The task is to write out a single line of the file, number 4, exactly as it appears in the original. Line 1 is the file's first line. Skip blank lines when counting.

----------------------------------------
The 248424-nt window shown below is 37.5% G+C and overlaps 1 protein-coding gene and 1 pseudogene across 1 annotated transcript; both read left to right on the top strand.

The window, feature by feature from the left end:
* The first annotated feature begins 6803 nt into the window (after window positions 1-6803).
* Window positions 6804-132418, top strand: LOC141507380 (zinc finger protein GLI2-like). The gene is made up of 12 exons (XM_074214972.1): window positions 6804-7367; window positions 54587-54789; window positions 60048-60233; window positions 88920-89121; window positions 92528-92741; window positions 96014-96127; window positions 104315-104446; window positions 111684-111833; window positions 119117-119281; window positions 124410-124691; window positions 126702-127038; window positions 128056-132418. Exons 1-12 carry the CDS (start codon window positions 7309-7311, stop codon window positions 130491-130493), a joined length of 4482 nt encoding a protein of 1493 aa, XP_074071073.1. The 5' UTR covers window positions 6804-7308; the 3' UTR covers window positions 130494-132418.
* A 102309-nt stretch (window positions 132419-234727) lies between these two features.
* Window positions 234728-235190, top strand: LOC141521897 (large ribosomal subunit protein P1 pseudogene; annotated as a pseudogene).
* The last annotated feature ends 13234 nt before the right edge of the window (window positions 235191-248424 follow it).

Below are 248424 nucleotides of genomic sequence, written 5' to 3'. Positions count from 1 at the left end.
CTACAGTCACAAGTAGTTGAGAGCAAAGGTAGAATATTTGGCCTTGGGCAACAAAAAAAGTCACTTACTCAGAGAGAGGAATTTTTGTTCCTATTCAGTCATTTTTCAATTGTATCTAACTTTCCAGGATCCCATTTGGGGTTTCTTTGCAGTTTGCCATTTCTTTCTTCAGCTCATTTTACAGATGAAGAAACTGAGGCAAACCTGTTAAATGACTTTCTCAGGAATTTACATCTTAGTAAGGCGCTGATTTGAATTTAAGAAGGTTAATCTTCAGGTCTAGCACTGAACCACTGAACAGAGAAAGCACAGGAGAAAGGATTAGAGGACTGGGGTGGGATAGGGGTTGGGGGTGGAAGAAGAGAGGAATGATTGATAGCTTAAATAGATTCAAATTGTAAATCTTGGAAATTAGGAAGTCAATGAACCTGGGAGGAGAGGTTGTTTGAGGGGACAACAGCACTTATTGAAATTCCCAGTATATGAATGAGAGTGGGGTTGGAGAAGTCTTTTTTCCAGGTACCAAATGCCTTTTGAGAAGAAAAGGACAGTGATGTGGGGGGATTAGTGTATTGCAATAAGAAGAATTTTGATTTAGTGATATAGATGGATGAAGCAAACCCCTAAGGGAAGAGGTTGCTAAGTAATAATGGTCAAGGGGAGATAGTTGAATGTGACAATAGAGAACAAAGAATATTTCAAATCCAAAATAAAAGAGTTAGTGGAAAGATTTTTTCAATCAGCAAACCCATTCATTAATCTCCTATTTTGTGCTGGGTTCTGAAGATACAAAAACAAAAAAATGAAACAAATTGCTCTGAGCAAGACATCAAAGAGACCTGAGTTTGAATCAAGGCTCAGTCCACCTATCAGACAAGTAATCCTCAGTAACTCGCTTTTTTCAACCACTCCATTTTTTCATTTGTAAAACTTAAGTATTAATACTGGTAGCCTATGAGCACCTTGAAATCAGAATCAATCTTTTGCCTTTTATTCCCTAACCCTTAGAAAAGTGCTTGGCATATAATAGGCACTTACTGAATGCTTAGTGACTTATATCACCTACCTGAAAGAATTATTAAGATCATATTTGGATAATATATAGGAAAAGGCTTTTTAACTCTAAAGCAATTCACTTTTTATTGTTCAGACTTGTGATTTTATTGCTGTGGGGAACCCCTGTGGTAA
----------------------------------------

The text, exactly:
* Window positions 6804-132418, top strand: LOC141507380 (zinc finger protein GLI2-like). The gene is made up of 12 exons (XM_074214972.1): window positions 6804-7367; window positions 54587-54789; window positions 60048-60233; window positions 88920-89121; window positions 92528-92741; window positions 96014-96127; window positions 104315-104446; window positions 111684-111833; window positions 119117-119281; window positions 124410-124691; window positions 126702-127038; window positions 128056-132418. Exons 1-12 carry the CDS (start codon window positions 7309-7311, stop codon window positions 130491-130493), a joined length of 4482 nt encoding a protein of 1493 aa, XP_074071073.1. The 5' UTR covers window positions 6804-7308; the 3' UTR covers window positions 130494-132418.